Wednesday, September 3, 2008

Final Thoughts from Tunis

I took a "louage," sort of a shared mini-van, from Mahdia to Tunis yesterday. As I was getting out of the van, a girl in the front seat slammed the door onto my finger. She asked if it was OK, and I said NO! But there wasn't much I could do. It isn't crushed or swollen, but it seems a little bent now... Oh well, the rigors of travel.
Then when I got to Tunis, I tried using my credit card and it was declined, so I called the bank... and they had canceled the card because it had been "compromised." Evidently, someone got the credit card numbers from some place I had used it, and all credit card numbers had to be cancelled. They're supposed to FedEx me a new card to Cairo... and I'll remain hopeful. Of course I have other cards to use, but this was the main one.
It's Ramadan now, for a MONTH, where the Muslims don't eat or drink while the sun is up. Tunis is quite different during this time. Most shops close by early evening, as everyone prepares to eat as soon as the sun goes down. During the day, all of the many sidewalk coffee shops are closed now for Ramadan, which means all those men who sit out there for hours seem to have nothing to do except look forlorn -- for a month?! Some of the restaurants serve a prix fixe meal at dinner after sunset, like a buffet, where all the food is ready to eat as soon as you get "the word" from the loudspeakers at the mosque. They all pile on the food and go for it, as they haven't eaten all day. They said that Ramadan is no problem for tourists, but it sort of is because all the restaurants are closed. I can get water and snacks at the little kiosks, but that's about it. One person finally asked me: "Why (you) here during Ramadan?" Hmmm...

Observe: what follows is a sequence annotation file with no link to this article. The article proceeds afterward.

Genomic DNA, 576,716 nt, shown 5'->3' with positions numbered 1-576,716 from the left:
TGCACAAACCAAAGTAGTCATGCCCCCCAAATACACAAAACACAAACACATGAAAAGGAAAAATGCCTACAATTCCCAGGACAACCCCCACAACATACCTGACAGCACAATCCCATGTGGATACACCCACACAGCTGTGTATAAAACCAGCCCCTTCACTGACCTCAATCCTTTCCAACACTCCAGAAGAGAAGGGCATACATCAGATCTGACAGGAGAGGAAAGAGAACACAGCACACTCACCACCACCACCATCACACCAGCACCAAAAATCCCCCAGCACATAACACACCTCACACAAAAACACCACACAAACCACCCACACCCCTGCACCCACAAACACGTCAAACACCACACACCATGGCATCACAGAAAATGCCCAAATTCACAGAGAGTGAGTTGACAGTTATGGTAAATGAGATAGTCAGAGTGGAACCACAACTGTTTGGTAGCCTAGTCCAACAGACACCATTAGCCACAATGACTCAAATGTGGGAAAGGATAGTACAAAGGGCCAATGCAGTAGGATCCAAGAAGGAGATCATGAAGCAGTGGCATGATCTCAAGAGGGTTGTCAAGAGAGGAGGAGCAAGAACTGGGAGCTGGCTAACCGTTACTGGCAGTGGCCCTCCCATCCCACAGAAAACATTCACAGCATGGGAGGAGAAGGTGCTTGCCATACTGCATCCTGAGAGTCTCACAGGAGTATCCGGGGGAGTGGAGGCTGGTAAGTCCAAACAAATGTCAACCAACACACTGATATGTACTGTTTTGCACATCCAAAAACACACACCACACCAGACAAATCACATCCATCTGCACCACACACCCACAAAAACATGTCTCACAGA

I do try and remain sensitive to Ramadan. The other day, I bought a small candy bar (called a Monopole, sort of like KitKat), and I just opened it up and ate it at the bus station I was in. But then I realized that people were looking at me... because it's really not polite during Ramadan to eat in front of others if you're a tourist or a non-Muslim. It's not the end of the world, but I do try and be conscious of such things, like any good traveler.
But, in general, the Tunisians are very nice. As I was calling back to the States to speak with my bank, the phone center closed and they pulled down the gates even tho I was in there alone. But they said no problem, and when I got out they asked if I wanted to eat with them. It was a very kind gesture.
BTW, they pronouse mosque as "mos-kay," at least in English.
And I was thinking the other day: I have not seen one single dog the whole time I've been in Tunisia. Not sure what's up with that, but if I find out I will tell ya.
I've been able to see some of the RNC stuff on Al Jazeera television. It was interesting that Bush would only send his endorsement via video, not in person. However, no one here speculated as to why? Maybe because he wasn't wanted? And there's fighting in Thailand, and floods in India... and three more hurricanes after Gustav. SOunds like a job for.... FEMA!
I'm off to confirm my onward ticket, and exchange some money for Egyptian pounds. Wish me luck cuz I need to be gone by 5 a.m. tomorrow to get to the airport in time. No problem, the calls from the mos-kay will wake me up!